The onset of the New Covenant meant the full implementation of God's undertaking to Noah (Gen 6:18) to maintain his covenanted purposes for the New Creation (Gen 1:26-28; Gen 2 - see Dumbrell 2002). I note that the use of heqim berit (Gen 6:18a) in the OT always points to maintenance, not commencement. Moreover, Gen 6:18b with 6:18a indicates that the salvation of Noah is that maintenance of purpose for creation. 'Covenant' from Gen 6:18a onwards becomes the language by which God's promise structure for history proceeds. That a divine intention to bring to a conclusion the work commenced with creation should be given the title of 'covenant' should not surprise. Biblical covenants are divine promises unilaterally imposed, firmly backed by covenant arrangement.
Jeremiah's New Covenant which Jesus' death and resurrection inaugurated, but not completely implemented until the Parousia, meant the dismissal of disobedient national Israel's election for service and the end of her institutions: law, temple, sacrificial atonement etc. Divine creational law (cf. the Decalogue), however, continues with a general obligation for all and to be written in the heart of believers (OT and NT). Jesus' New Covenant meant the onset of the New Creation age begun by the appointment of a New Israel (cf. John 20:22 correlated with John 1:12).
The New Covenant was thus the implementation of the Abrahamic Covenant of which the Sinai Covenant with Israel had been a subset. Paul's New Covenant ministry (2 Cor 3:6) that recognized all of this (cf. Rom 6:14, Gal 2:23, 2 Cor 3:6) confronted Jewish Christians (cf. 3:6 - note the present of 'kills') who saw Jesus as operating within the continuing Mosaic Covenant.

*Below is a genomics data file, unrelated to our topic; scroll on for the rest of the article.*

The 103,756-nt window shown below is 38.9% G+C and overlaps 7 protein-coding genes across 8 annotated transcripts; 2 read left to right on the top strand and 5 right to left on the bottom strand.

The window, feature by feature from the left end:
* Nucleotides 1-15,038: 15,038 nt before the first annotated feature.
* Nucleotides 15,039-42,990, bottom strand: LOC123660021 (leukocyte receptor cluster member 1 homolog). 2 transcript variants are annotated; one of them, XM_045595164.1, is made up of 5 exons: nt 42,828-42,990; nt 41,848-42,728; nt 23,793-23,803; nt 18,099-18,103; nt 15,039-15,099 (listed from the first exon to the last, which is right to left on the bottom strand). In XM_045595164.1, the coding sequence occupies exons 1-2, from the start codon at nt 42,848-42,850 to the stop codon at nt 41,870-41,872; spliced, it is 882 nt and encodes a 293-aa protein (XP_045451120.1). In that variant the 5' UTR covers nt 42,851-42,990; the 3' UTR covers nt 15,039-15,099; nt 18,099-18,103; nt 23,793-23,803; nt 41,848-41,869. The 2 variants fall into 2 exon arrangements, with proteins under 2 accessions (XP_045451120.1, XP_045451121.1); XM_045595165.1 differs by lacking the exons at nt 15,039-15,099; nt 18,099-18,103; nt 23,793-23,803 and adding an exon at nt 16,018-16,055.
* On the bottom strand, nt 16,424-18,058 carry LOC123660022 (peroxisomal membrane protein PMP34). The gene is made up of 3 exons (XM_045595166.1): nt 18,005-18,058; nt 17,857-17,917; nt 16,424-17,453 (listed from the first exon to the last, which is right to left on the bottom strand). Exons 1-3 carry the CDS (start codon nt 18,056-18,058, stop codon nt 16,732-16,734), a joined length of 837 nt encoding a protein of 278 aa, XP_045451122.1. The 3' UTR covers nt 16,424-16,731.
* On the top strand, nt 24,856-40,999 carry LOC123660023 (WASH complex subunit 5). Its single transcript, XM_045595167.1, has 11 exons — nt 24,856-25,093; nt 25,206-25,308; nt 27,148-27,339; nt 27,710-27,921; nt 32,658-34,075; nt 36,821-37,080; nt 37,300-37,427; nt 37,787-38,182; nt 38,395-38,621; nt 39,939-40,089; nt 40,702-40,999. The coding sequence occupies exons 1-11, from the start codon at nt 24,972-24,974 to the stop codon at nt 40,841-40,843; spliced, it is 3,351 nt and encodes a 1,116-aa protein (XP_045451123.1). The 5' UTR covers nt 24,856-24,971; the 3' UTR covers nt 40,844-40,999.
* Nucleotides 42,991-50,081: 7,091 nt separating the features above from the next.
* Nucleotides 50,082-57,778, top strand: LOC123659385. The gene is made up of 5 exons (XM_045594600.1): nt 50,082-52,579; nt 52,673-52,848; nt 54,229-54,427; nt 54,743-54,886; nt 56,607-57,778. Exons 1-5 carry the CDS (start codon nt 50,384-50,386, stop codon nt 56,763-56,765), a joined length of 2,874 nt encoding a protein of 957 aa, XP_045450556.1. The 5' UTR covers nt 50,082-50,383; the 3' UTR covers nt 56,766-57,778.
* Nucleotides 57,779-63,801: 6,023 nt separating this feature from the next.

This was the problem facing Paul in Galatians, Romans and 2 Corinthians and we may see traces of it elsewhere in the Pauline Epistles. Paul's in his appraisal of Israel carefully recognized the changed position resulting from the cross (cf. Rom 2:1-3:20; 9:30-10:8; 7:1-6, 6:14, etc.).
The general reluctance of NT scholarship to accept a covenant emphasis, in view of Jesus' action and the Jewish character of the early church is puzzling. It is an undervaluing of how OT theology of kingdom and covenant works its way through the whole Bible. The usual objections of lack of reference to the terms, apply to the OT as well as to the new but the notion is basic to the correlation of the two Testaments/Covenants.